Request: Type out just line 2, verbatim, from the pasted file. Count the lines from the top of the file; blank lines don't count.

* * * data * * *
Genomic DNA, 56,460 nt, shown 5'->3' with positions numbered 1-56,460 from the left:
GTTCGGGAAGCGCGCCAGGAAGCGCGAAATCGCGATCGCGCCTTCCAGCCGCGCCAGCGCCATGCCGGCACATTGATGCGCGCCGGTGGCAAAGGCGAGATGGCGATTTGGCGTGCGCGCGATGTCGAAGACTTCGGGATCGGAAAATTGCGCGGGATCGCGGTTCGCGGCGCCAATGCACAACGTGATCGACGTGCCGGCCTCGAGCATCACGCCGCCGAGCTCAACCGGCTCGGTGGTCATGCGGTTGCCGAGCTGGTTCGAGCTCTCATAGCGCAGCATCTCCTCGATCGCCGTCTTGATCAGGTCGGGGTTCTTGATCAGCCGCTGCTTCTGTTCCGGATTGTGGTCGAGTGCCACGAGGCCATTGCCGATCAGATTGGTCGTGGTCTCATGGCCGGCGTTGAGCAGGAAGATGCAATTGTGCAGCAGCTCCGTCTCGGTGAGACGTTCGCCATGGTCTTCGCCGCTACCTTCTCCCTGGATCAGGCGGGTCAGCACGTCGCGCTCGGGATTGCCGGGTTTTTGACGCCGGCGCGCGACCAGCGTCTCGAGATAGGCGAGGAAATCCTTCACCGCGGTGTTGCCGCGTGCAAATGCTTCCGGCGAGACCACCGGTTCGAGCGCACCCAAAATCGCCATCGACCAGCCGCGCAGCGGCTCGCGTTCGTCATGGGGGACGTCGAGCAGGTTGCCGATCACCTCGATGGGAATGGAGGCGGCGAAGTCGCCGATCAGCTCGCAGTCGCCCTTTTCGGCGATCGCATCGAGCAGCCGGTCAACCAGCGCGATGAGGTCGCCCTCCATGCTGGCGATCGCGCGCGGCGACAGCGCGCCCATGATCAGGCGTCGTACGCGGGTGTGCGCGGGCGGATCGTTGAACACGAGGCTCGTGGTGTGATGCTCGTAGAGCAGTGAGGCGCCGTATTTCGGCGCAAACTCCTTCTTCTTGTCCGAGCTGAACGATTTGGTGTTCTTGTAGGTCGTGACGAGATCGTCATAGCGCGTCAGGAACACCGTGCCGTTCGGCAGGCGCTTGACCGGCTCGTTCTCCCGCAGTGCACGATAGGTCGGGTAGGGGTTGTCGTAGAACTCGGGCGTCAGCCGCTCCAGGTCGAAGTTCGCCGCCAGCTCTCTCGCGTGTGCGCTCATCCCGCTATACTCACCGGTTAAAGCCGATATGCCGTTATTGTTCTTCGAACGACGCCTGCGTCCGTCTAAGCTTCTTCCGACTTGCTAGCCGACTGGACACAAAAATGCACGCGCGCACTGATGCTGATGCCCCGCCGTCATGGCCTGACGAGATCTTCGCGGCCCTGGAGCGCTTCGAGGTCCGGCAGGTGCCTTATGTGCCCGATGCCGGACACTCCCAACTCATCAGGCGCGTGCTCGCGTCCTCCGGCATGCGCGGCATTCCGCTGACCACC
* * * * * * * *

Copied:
GTTCGGGAAGCGCGCCAGGAAGCGCGAAATCGCGATCGCGCCTTCCAGCCGCGCCAGCGCCATGCCGGCACATTGATGCGCGCCGGTGGCAAAGGCGAGATGGCGATTTGGCGTGCGCGCGATGTCGAAGACTTCGGGATCGGAAAATTGCGCGGGATCGCGGTTCGCGGCGCCAATGCACAACGTGATCGACGTGCCGGCCTCGAGCATCACGCCGCCGAGCTCAACCGGCTCGGTGGTCATGCGGTTGCCGAGCTGGTTCGAGCTCTCATAGCGCAGCATCTCCTCGATCGCCGTCTTGATCAGGTCGGGGTTCTTGATCAGCCGCTGCTTCTGTTCCGGATTGTGGTCGAGTGCCACGAGGCCATTGCCGATCAGATTGGTCGTGGTCTCATGGCCGGCGTTGAGCAGGAAGATGCAATTGTGCAGCAGCTCCGTCTCGGTGAGACGTTCGCCATGGTCTTCGCCGCTACCTTCTCCCTGGATCAGGCGGGTCAGCACGTCGCGCTCGGGATTGCCGGGTTTTTGACGCCGGCGCGCGACCAGCGTCTCGAGATAGGCGAGGAAATCCTTCACCGCGGTGTTGCCGCGTGCAAATGCTTCCGGCGAGACCACCGGTTCGAGCGCACCCAAAATCGCCATCGACCAGCCGCGCAGCGGCTCGCGTTCGTCATGGGGGACGTCGAGCAGGTTGCCGATCACCTCGATGGGAATGGAGGCGGCGAAGTCGCCGATCAGCTCGCAGTCGCCCTTTTCGGCGATCGCATCGAGCAGCCGGTCAACCAGCGCGATGAGGTCGCCCTCCATGCTGGCGATCGCGCGCGGCGACAGCGCGCCCATGATCAGGCGTCGTACGCGGGTGTGCGCGGGCGGATCGTTGAACACGAGGCTCGTGGTGTGATGCTCGTAGAGCAGTGAGGCGCCGTATTTCGGCGCAAACTCCTTCTTCTTGTCCGAGCTGAACGATTTGGTGTTCTTGTAGGTCGTGACGAGATCGTCATAGCGCGTCAGGAACACCGTGCCGTTCGGCAGGCGCTTGACCGGCTCGTTCTCCCGCAGTGCACGATAGGTCGGGTAGGGGTTGTCGTAGAACTCGGGCGTCAGCCGCTCCAGGTCGAAGTTCGCCGCCAGCTCTCTCGCGTGTGCGCTCATCCCGCTATACTCACCGGTTAAAGCCGATATGCCGTTATTGTTCTTCGAACGACGCCTGCGTCCGTCTAAGCTTCTTCCGACTTGCTAGCCGACTGGACACAAAAATGCACGCGCGCACTGATGCTGATGCCCCGCCGTCATGGCCTGACGAGATCTTCGCGGCCCTGGAGCGCTTCGAGGTCCGGCAGGTGCCTTATGTGCCCGATGCCGGACACTCCCAACTCATCAGGCGCGTGCTCGCGTCCTCCGGCATGCGCGGCATTCCGCTGACCACC